For as the heavens are higher than the earth, so are my ways higher than your ways, and my thoughts than your thoughts (Isaiah 55:8-9).
Because we function on the earth with limited perspective, missing context, and incomplete knowledge, we are going to feel left in the dark at times. And because we have learned to survive by identifying patterns through cause and effect, it’s natural to feel frustrated and uncomfortable when this order seems to dis-function.
The way will not always be visible and if it is, it may not always make sense. The pattern of God’s response—or lack thereof—could seem unjust and random, especially if we indulge in neighborly comparisons. Of course, there is ample evidence for these seemingly incongruous applications of divine aid and Elder Holland uses scriptural comparisons to illustrate. He compares six stories:
For every infirm man healed instantly as he waits to enter the Pool of Bethesda, someone else will spend 40 years in the desert waiting to enter the promised land.
For every Nephi and Lehi divinely protected by an encircling flame of fire for their faith, we have an Abinadi burned at a stake of flaming fire for his.
And we remember that the same Elijah who in an instant called down fire from heaven to bear witness against the priests of Baal is the same Elijah who endured a period when there was no rain for years and who, for a time, was fed only by the skimpy sustenance that could be carried in a raven’s claw.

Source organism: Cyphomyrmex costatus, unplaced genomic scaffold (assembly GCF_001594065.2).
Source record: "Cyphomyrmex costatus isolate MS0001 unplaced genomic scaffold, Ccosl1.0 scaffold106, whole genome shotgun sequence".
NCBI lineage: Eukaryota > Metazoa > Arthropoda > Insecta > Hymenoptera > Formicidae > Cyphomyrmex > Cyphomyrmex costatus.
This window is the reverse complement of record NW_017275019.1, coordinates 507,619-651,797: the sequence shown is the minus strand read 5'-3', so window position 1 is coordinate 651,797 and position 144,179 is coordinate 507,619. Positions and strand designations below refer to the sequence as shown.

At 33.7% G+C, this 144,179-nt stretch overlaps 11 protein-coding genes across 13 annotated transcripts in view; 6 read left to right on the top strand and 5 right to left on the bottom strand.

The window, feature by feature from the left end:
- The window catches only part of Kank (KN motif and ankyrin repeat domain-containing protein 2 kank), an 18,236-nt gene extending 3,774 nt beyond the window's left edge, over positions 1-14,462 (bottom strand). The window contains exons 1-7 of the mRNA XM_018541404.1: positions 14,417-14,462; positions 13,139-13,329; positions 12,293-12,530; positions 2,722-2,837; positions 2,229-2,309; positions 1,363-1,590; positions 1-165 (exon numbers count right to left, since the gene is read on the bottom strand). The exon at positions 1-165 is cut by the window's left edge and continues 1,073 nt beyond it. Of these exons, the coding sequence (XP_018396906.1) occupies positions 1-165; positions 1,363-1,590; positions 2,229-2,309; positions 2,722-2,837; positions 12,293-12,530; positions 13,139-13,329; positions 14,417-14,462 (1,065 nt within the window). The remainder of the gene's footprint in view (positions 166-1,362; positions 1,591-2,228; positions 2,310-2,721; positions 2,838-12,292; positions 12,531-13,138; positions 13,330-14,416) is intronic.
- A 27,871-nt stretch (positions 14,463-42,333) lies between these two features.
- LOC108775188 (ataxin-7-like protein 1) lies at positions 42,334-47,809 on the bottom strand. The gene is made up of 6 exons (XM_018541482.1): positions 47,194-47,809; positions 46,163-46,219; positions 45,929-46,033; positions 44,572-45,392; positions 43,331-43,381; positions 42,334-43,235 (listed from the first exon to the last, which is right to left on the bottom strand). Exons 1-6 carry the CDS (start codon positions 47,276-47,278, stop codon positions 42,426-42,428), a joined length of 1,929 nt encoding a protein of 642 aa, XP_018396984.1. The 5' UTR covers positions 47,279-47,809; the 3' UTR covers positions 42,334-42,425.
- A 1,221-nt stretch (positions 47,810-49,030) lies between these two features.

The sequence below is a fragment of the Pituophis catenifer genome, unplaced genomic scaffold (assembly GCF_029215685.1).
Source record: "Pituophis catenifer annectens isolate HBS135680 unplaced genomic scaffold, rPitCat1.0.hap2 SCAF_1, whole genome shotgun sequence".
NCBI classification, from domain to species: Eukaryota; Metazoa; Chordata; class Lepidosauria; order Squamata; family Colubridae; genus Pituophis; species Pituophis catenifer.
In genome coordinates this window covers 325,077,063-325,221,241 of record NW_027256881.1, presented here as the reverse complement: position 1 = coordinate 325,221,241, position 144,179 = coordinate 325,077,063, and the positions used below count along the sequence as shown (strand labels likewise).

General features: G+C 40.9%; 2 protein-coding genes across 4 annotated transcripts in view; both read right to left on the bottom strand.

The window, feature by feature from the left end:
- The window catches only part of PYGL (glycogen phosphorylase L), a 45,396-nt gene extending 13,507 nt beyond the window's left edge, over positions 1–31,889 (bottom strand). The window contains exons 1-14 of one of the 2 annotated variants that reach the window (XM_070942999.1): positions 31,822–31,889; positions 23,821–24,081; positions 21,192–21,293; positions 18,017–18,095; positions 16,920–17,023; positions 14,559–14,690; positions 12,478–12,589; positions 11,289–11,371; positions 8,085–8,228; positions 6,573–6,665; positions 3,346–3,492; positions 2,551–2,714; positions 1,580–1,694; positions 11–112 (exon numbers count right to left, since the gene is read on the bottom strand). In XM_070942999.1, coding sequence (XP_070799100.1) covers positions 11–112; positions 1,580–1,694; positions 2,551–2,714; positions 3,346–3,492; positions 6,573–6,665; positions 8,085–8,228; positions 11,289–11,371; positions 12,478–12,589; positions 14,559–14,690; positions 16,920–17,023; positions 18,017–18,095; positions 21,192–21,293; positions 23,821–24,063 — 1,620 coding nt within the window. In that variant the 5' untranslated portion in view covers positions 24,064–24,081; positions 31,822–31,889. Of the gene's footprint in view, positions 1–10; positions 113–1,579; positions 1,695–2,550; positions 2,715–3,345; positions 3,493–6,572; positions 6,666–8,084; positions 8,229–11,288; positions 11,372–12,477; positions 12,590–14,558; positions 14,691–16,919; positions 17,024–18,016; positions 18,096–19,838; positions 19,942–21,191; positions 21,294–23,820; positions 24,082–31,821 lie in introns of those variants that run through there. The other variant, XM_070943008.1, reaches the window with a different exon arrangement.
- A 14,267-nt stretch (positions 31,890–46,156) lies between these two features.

The careful study of each story excerpt shows a variety of causes for suffering that don’t follow accepted or predictable patterns of justice. Addressed respectively, they include:
The loneliness of physical disability and poverty like the man waiting at Bethesda’s pool.
The exhaustion and anxiety of not only wandering isolation but also fear of the unknown like the children of Israel fresh out of Egypt.
Liberation, though slow in coming, from prison and cruel persecution despite righteous endeavors like Nephi and Lehi in the book of Helaman.
No liberation, even martyrdom, despite courageous devotion to God, like Abinidi.
Miraculously justified like Elijah among idol-worshipers but then co-suffering during the famine, despite his testimony and warnings, meagerly fed by a crow.
Why are some healed and invited to renewed associations while others wander until they die in an outcast position? Why are some relieved from persecutions when others pay the ultimate price? Why miraculously intervene only later to stand back and let events play out? “My ways [are] higher than your ways,” we’ll try to remember, and keep our faith.
Four Sources of Suffering
Elder Richard G. Scott gives invaluable perspective when we are struggling to evaluate our difficulties and chart a path forward in his October 1995 General Conference talk, “Trust in the Lord.” He teaches: